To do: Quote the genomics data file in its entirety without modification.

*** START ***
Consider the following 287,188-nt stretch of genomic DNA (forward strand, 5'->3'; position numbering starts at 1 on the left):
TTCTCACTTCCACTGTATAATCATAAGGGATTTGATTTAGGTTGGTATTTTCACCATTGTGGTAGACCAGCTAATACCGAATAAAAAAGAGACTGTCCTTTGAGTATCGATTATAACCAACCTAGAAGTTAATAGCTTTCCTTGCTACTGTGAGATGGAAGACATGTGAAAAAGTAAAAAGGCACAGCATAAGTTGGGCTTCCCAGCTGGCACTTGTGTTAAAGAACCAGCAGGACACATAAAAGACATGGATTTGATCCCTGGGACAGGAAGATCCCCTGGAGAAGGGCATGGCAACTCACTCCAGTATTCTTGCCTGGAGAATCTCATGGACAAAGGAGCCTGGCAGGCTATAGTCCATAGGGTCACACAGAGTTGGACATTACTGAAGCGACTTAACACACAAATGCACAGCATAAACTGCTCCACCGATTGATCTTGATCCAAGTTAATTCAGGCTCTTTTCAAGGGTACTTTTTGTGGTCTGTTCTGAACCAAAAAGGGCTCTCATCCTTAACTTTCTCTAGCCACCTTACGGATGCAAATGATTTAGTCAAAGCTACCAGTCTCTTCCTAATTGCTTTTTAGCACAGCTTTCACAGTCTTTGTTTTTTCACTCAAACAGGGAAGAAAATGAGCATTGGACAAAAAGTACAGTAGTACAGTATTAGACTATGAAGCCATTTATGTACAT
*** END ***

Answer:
Consider the following 287,188-nt stretch of genomic DNA (forward strand, 5'->3'; position numbering starts at 1 on the left):
TTCTCACTTCCACTGTATAATCATAAGGGATTTGATTTAGGTTGGTATTTTCACCATTGTGGTAGACCAGCTAATACCGAATAAAAAAGAGACTGTCCTTTGAGTATCGATTATAACCAACCTAGAAGTTAATAGCTTTCCTTGCTACTGTGAGATGGAAGACATGTGAAAAAGTAAAAAGGCACAGCATAAGTTGGGCTTCCCAGCTGGCACTTGTGTTAAAGAACCAGCAGGACACATAAAAGACATGGATTTGATCCCTGGGACAGGAAGATCCCCTGGAGAAGGGCATGGCAACTCACTCCAGTATTCTTGCCTGGAGAATCTCATGGACAAAGGAGCCTGGCAGGCTATAGTCCATAGGGTCACACAGAGTTGGACATTACTGAAGCGACTTAACACACAAATGCACAGCATAAACTGCTCCACCGATTGATCTTGATCCAAGTTAATTCAGGCTCTTTTCAAGGGTACTTTTTGTGGTCTGTTCTGAACCAAAAAGGGCTCTCATCCTTAACTTTCTCTAGCCACCTTACGGATGCAAATGATTTAGTCAAAGCTACCAGTCTCTTCCTAATTGCTTTTTAGCACAGCTTTCACAGTCTTTGTTTTTTCACTCAAACAGGGAAGAAAATGAGCATTGGACAAAAAGTACAGTAGTACAGTATTAGACTATGAAGCCATTTATGTACAT